The audience is so close that they will be part of your play - You can use the audience as part or your play. In previous Micro Theatre plays the audience has been, among other things; members of a school reunion, contestants at a speed dating night and participants in a self help seminar on happiness.
The audience like to be surprised - Micro Theatre audiences have become used to the unexpected – it is one of the things they like about Micro Theatre. Characters have also been café staff and gallery owners, sitting as an audience member and a homeless person on the street.
The venues are small with no stage - Do not include stage directions in your play and remember, there are no lights-out between plays. The props your actor needs will come on with them, and leave with them.
Plays can be between 5 and 20 minutes long (four plays per venue) - 20 minutes it is longer than you may think - it is the length of standard sitcom episode.
SHORT PLAY TIPS
Get the Audience Interested – Fast
With traditional theatre audience members have a fairly good idea of the story prior to the performance; many plays audiences see are old standards, Broadway classics, Gilbert and Sullivan, Shakespeare.
Not so with Micro Theatre – our plays are nearly all new works. The audience is waiting with an open mind, you really can set the scene for the whole play with that first sound, line or action.
Here are some tips from successful writers, great opening lines and texture added by Directors to get you thinking.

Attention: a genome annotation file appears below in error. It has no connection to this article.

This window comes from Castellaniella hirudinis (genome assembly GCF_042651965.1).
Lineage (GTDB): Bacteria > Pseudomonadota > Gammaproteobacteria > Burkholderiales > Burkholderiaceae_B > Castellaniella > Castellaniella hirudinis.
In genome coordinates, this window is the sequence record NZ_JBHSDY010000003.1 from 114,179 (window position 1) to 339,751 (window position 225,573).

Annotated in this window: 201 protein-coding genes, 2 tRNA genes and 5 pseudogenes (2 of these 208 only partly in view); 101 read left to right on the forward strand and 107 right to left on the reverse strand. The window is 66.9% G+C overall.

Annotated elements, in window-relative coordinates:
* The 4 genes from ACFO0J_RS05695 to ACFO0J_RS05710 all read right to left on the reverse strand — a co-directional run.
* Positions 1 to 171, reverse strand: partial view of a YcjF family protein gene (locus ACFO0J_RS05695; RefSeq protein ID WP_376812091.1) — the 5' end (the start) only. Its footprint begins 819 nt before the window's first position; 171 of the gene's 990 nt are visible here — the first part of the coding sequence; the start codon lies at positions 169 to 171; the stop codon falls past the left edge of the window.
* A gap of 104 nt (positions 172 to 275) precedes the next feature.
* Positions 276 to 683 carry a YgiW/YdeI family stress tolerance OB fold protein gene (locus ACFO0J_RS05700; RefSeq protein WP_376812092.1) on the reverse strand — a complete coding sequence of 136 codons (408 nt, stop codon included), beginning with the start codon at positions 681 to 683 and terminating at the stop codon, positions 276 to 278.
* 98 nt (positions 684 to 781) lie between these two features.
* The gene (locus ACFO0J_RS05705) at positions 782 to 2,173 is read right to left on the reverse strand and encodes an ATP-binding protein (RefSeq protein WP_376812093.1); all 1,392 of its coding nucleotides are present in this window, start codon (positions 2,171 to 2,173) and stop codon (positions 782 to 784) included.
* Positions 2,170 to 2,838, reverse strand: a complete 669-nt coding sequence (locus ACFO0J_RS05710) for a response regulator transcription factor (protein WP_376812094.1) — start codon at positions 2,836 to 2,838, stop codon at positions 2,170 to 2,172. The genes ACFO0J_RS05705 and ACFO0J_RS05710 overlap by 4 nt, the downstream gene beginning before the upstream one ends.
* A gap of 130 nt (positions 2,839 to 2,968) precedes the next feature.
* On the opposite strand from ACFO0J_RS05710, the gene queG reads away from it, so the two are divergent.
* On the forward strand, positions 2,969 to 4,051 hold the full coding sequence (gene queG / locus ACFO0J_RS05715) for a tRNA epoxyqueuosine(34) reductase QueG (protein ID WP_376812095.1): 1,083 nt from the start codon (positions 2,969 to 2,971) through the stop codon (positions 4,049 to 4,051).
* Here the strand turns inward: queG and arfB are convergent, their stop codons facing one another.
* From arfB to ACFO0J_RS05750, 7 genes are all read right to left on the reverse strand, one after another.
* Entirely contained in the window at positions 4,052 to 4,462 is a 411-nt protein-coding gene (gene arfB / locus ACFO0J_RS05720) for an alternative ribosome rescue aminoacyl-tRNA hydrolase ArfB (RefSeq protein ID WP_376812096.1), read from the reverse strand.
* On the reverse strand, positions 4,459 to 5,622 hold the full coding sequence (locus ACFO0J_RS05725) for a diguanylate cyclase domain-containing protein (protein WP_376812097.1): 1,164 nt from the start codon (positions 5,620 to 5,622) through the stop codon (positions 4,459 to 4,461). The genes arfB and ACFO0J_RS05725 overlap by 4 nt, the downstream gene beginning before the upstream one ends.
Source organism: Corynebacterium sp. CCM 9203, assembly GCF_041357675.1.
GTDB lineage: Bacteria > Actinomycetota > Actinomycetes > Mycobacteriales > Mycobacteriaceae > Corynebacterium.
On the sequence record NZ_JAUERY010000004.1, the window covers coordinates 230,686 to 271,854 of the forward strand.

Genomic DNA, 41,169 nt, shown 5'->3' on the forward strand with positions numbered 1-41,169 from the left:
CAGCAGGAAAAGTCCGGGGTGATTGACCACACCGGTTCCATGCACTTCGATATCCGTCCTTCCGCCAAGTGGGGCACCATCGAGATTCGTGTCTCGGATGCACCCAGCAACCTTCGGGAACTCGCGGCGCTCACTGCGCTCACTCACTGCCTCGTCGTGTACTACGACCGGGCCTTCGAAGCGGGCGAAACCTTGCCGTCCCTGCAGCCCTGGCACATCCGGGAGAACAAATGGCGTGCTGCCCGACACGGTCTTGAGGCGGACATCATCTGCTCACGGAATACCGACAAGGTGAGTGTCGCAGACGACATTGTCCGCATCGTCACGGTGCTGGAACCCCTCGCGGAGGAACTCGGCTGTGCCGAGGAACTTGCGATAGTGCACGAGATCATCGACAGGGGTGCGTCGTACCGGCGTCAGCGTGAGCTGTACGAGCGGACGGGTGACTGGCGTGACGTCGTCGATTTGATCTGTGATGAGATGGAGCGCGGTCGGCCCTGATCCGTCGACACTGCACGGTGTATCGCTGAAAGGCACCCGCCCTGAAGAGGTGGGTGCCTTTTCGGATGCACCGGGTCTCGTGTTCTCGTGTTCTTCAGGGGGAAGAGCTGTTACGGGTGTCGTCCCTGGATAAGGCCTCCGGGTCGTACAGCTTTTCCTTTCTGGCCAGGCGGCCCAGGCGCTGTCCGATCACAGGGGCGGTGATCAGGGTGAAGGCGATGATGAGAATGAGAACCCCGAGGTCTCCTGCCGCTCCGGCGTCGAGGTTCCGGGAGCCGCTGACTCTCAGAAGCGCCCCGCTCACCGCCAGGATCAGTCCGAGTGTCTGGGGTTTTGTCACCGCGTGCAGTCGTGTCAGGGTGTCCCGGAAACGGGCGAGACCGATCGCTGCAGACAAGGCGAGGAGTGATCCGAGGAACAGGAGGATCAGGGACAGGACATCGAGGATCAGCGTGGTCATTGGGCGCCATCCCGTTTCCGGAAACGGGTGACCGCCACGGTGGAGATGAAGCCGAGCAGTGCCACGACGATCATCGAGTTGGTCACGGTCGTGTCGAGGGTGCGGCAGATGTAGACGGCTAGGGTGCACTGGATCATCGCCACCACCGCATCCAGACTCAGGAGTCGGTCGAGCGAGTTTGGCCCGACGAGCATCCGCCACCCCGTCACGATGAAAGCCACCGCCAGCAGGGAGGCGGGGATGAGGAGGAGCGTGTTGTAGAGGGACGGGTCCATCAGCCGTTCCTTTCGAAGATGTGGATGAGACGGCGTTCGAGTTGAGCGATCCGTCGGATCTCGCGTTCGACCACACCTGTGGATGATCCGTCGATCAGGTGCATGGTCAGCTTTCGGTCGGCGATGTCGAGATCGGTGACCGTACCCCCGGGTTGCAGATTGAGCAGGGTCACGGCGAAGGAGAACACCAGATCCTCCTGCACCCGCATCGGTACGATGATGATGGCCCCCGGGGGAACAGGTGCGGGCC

Tristram Baumber has had great success with Micro Theatre, he says that you should think of a short plays as the final scene of a full length play.
In his play Secrets Peter King’s open line is, ‘I didn’t mean to kill him.’ And everyone was listening.
SET THE SCENE
In the play Just the Ticket in the 2019 Festival one Bronwyn chatted with the audience as they arrived, complaining about the parking and asking about the parking inspectors.
When the play started, not only were the audience surprised that she was an actor, but they already knew what the play was about.
Subtle detail works, the old fashioned tinkle of a bell as the front door of The Press opened was a lovely accompaniment to the entry of two 1940’s characters.
Scaring people really does work – Back when we still had Vinyl Café as a venue Emily launched though the front door, plonked a stool down in front of a surprised audience member, and welcomed them to a Speed Dating night. From then on everyone was terrified they would be next!